People often think of peer pressure as something teenagers experience. In fact, peer pressure is just as prevalent among adults. It’s the reason ideas spread like wildfire. People jump on board with what everyone else is doing or thinking for one simple reason: They want to belong.
Have you ever wondered how Adolf Hitler managed to convince so many people to commit evil acts? Or how cult leaders such as Charles Manson or David Koresh could get so many people to do what they told them to do and to believe what they told them to believe? The need to belong is just that fierce and strong, particularly for vulnerable folks who feel lonely or misunderstood.
It’s happening right now with the Black Lives Matter movement. It’s not about the fact that black lives matter, with which no sane person would disagree. A simple search of their own website will tell you its goals: to “disrupt the Western-prescribed nuclear family structure” and to “foster a queer‐affirming network.”
But doing research or thinking critically about any idea or movement is threatening to what so many people want. These folks aren’t interested in the truth. They don’t want the facts. What they want is to belong.
The leaders of all movements know this. They manipulate human nature to their advantage by preying on people’s emotions, using terminology that sounds benign so that not taking part makes a person appear cold and callous. Who on Earth wants to argue openly with the phrase “black lives matter”? It’s a brilliant tactic.
Pointing out the truth of movements such as Black Lives Matter requires serious study by those who aren’t motivated by a desperate need to belong. Take, for example, my guest this week on my podcast: Heather Mac Donald. She laid out the reasons why there’s no evidence of systemic racism in policing. She explains that black males represent 6% of the nation’s population yet comprise roughly 42% of police killings. A police officer is 18 times more likely to be killed by a black male than an unarmed black male is to be killed by an officer.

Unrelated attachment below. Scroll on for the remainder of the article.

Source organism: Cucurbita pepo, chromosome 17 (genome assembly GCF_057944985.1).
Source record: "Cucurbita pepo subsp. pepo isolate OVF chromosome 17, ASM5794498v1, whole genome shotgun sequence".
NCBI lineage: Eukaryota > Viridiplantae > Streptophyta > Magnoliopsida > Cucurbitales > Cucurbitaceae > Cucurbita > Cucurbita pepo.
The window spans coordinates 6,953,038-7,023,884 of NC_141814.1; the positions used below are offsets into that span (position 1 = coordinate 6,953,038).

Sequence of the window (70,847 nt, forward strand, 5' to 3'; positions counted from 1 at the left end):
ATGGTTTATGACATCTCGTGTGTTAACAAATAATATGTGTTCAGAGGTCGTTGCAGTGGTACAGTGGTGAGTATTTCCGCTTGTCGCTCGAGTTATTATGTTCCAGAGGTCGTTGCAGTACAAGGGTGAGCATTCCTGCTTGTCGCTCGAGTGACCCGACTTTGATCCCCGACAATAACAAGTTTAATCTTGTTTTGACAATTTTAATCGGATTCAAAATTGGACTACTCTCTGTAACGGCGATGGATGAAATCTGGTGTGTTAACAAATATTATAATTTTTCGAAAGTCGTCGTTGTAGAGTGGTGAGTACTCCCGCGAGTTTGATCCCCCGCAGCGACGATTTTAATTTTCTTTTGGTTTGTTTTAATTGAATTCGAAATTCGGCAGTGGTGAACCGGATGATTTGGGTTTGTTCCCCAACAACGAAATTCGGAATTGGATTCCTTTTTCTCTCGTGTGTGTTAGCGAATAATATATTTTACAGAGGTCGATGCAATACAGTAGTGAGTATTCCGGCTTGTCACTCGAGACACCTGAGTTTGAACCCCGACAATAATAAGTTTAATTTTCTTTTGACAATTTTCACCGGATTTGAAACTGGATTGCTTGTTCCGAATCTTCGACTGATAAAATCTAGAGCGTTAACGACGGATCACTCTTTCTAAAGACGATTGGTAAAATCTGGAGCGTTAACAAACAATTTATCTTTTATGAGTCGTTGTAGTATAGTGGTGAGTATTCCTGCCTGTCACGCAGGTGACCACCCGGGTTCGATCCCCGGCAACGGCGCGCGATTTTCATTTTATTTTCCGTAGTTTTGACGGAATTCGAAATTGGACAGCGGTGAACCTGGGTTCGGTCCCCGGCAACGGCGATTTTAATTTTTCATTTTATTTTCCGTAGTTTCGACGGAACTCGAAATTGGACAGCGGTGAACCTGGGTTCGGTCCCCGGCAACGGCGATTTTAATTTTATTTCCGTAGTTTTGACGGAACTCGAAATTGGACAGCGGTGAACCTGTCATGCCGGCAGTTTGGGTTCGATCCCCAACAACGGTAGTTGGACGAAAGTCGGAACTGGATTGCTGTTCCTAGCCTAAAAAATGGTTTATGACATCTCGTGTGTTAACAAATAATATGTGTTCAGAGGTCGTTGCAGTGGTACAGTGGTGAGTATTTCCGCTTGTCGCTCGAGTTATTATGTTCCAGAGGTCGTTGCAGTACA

To be sure, these are inconvenient facts. But they are facts nonetheless, the same ones Maj. Travis Yates, a commander with the Tulsa, Oklahoma, police department, shared in an opinion article. In that letter, Yates explained that there’s more demand for law enforcement “from a smaller population in one side of town versus another” and that “it is intellectually dishonest to discuss disproportional policing without speaking about disproportional victimization.” He went on to explain that “the issues that are causing the disparity in police contacts” rests with fatherlessness in the black community. It is rampant, and as a result, black men are literally killing each other.
That’s the real story, but no one wants to talk about it. So, instead, we pretend. We pretend that white police officers, as a rule, hate black people — and that police are killing black people en masse simply because they’re black.
It’s an egregious lie, but it feels good to believe it. It gives people something to fight for. It doesn’t matter if what the leaders are saying is true or fair or right — or even harmful, which it is. Police officers are leaving their posts in droves as a result of this madness. We’re all vulnerable now.
The George Floyd incident was just that: an incident. There are other similar incidents, but they are far from the norm. Nevertheless, a domino effect has erupted, whereupon leaders on both sides of the political aisle have caved to the mob. For some, that’s because their jobs were threatened, and they had little choice in the matter. For others, they caved because they lack the courage to tell the truth and fight back — even if they know the truth. They’d rather belong.
The need to belong is our Achilles heel, and it just may do us in.
Suzanne Venker (@SuzanneVenker) is a contributor to the Washington Examiner’s Beltway Confidential blog. She’s the author of five books and a relationship coach, as well as host of The Suzanne Venker Show. Her website is www.suzannevenker.com.